“So, what did you do last night?” a businesswoman habitually probes her coworker over those first scalding sips of morning java. “Nothing,” he shoots back with casual dismissal, having obviously done something. In mid-afternoon, a parent interrogates his teenaged spawn. “How was school?” “Good,” she says, seemingly unable to feel anything grander than chill. Playwright Sarah Ruhl is majorly bummed out by these all-too-regular scenarios. So much so, that she has written, for our viewing pleasure, a “defense of melancholy.”
“Melancholy Play” is Ruhl’s hopeful obituary for the forgotten and looked-down-upon emotional state of being called melancholy: a sustained, billowing sadness. “Are we capable of melancholy?” the play wonders out loud. It’s a question worth asking. Caught up in the present-day fury of naturalist performance, most aspects of the bombastic melodrama, including melancholy, have been tossed aside in favor of internalized emotional thunderstorms and external poker faces. The same is echoed in our daily lives. But Sarah Ruhl longs for the past, or her perception of it anyway.
Don’t let the word melancholy bother you. This play is, by all accounts, a farce. Still, the author asks for a respectful treatment and examination of all things melancholic—the same treatment that is allotted the “sad” and the “happy” onstage. Fair enough.
Grey Ghost Theatre’s new production at The Viaduct, the first staging of the work in Chicago since the Piven Theatre premiere in 2002, occasionally loses sight of the play’s deep humanity, opting instead to highlight the zany humor and bulldoze the meaning. What director Amber Robinson’s production does get so right is the irrepressible smile that a Sarah Ruhl play always coerces, if only for a little while.
Tilly (Mouzam Makkar), a young romantic, forcibly enters the lives of four middle-aged folks, Frank (Andy Junk), Frances (Maggie McCally), Joan (Mallory Nees) and Lorenzo (Peter Durkin), and, by happenstance, makes profound connections with each. All of them, mistaking her melancholic poetry for sexy pangs of affection, fall hopelessly in love with her. Zippy antics are aroused from the confusion, most notably in final scenes, making integral use of almonds. The unique weaving of the almond into the play is not fully realized in this production, which seems thoroughly baffled by it. At times, I got the impression that the young troupe of actors was actually poking fun at the nut.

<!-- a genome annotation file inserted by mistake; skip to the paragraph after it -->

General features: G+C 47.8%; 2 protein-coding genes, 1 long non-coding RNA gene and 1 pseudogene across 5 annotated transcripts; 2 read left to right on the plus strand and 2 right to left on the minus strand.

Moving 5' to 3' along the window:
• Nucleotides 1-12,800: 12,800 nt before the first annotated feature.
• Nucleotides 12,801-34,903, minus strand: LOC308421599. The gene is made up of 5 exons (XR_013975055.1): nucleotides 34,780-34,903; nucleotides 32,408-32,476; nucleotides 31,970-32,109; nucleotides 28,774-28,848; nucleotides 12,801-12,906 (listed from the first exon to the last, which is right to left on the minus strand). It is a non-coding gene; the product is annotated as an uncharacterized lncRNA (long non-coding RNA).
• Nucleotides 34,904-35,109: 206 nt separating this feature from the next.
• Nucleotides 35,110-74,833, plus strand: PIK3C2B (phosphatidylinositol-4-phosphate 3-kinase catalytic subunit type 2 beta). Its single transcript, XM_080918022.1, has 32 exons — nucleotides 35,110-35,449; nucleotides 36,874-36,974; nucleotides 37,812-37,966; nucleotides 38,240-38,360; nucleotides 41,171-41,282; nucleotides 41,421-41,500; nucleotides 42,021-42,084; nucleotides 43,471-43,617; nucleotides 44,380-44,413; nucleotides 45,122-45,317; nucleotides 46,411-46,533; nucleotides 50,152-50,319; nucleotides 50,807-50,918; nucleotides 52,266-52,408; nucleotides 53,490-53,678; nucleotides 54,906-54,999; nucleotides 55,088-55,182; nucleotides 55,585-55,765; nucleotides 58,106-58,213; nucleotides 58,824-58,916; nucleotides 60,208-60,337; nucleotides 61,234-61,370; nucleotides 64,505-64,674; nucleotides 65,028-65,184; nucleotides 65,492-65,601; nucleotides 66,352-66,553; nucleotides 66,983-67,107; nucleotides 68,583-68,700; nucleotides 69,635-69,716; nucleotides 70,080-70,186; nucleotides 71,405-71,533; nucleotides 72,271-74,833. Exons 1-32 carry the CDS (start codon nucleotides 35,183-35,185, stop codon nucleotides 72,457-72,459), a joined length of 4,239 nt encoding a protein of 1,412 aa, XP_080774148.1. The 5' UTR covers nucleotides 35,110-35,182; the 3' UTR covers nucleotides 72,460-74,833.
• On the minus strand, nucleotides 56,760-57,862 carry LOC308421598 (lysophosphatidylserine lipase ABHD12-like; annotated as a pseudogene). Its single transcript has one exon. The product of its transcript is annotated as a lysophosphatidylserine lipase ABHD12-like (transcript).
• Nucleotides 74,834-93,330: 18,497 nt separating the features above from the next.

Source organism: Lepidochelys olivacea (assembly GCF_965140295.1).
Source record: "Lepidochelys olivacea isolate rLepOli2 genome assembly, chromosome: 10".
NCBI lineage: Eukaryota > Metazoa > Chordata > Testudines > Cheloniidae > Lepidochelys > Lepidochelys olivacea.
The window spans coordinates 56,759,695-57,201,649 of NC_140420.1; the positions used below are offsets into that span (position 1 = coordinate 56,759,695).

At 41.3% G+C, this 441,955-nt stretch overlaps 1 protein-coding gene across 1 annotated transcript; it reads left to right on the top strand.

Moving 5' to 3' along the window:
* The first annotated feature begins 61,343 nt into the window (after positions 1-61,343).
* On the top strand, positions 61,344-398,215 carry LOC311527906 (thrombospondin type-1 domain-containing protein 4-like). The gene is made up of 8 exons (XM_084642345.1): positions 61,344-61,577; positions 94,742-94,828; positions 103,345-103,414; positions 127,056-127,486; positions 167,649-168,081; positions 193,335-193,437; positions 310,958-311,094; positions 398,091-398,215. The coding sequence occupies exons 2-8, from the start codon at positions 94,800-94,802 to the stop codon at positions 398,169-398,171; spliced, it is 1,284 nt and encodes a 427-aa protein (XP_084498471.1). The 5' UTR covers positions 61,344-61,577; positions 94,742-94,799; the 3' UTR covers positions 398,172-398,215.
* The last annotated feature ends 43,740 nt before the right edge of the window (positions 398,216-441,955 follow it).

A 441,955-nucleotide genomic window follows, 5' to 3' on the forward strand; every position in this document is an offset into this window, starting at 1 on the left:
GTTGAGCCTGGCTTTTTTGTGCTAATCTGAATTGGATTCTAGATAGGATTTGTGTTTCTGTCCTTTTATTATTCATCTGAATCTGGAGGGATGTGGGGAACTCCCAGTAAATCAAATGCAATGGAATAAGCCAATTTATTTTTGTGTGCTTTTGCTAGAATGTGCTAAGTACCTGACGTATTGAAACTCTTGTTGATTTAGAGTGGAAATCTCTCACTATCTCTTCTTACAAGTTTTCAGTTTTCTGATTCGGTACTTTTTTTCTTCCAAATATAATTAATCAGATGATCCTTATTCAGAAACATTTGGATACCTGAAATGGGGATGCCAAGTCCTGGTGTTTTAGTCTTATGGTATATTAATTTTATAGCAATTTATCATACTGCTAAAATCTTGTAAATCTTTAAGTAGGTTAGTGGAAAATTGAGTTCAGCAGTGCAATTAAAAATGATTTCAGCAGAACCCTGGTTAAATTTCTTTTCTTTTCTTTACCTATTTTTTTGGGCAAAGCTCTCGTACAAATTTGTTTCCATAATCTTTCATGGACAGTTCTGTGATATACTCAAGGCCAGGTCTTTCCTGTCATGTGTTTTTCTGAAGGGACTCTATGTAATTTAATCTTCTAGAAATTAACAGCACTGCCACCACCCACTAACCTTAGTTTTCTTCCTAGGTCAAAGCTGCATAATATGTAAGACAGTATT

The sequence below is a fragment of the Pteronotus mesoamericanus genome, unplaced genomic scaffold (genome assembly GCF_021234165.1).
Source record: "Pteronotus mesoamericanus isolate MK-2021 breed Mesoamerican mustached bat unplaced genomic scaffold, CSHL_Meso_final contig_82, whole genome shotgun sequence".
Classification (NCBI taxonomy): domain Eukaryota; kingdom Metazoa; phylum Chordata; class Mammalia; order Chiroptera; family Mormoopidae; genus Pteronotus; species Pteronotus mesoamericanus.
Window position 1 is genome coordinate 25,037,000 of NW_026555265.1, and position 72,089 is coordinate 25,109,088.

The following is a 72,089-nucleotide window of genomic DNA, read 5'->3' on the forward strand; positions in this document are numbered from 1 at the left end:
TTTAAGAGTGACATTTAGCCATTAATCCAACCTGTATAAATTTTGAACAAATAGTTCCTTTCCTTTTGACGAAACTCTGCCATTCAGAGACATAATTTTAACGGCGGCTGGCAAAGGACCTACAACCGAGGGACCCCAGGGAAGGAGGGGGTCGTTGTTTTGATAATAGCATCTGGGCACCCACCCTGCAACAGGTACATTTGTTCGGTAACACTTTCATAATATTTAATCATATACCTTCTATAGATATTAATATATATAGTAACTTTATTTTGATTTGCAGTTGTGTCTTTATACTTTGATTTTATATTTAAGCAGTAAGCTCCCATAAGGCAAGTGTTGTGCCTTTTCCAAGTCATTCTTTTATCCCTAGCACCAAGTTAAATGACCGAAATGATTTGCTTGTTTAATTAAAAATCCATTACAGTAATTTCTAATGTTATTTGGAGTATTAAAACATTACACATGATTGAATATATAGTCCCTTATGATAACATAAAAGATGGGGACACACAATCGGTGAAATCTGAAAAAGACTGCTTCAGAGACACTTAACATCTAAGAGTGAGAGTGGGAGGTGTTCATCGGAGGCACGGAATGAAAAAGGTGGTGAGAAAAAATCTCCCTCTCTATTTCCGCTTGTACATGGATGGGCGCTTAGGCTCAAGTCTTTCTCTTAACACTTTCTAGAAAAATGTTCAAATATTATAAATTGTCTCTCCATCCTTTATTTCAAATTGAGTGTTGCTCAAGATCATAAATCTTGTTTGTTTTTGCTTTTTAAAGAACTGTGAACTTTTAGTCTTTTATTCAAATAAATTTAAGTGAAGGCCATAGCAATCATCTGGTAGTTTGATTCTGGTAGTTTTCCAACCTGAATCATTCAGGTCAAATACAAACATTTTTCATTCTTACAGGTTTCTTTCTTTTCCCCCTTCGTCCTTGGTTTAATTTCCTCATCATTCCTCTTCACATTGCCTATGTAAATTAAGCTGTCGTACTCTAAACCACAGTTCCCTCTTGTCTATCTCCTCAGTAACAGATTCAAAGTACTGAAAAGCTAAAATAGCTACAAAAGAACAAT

The actors are uniformly too young to play these roles with the sort of personal desperation that necessitates a major change in life direction. Ruhl tends to write best for the middle-aged. She molds, with motherly attentiveness, characters that at a particular juncture in their lives defy society and embrace their infectiously curious spirit. Other than the youthful Tilly, played with a richness by Makkar that contrasts her small frame, these characters carry a burden of age that’s tough to approximate. As Joan, Mallory Nees radiates that hard-to-come-by brand of maturity that the play absolutely requires, but she is pretty much the only one.
The cast’s youth does bring out a comfortable generosity and a genuine pluck that enlivens the purposefully droll script. The speedy, wilder first half of the intermissionless play is nicely complemented by their jolt of gusto and enthusiasm. It’s the same intangible spark that most plays this season have been so sorely missing. But that spark is a challenge to harness for any substantial amount of time, and here other elements are vigorously attempting to squash it.
The production is stifled by the design. “Melancholy Play” is an ideal play for a storefront company’s first outing. But Mollie Slattery’s set is overdressed with hanging fabric in neutral colors and a whole Menards stock of window frames. The frames are manipulated intriguingly by Robinson, but they create an impedimentary doorstop for some choppy transitions. Similarly, John Weygandt’s area-specific lighting design, dividing the small stage into different playing spaces, is sometimes too limited for the actors to actually find their light.
But there is a shining beam among the darkness. One of the wonderful joys of this production is the masterfully composed cello music by Ben Hjertmann that is fluidly performed by Jeremy Ward as Julian. The music bounces sprightly, perfectly capturing in sound what, I believe, Ruhl means by melancholy. A sadness that moves beyond despair and, somehow, into the playful, into the farcical. It is unfortunate that, during the second half of the play, the music is the only element to do so. (Johnny Oleksinski)
Grey Ghost Theatre at the Viaduct Theatre, 3111 North Western, (773)828-9710. Thursday-Sunday at 7:30pm; $15. Through May 13.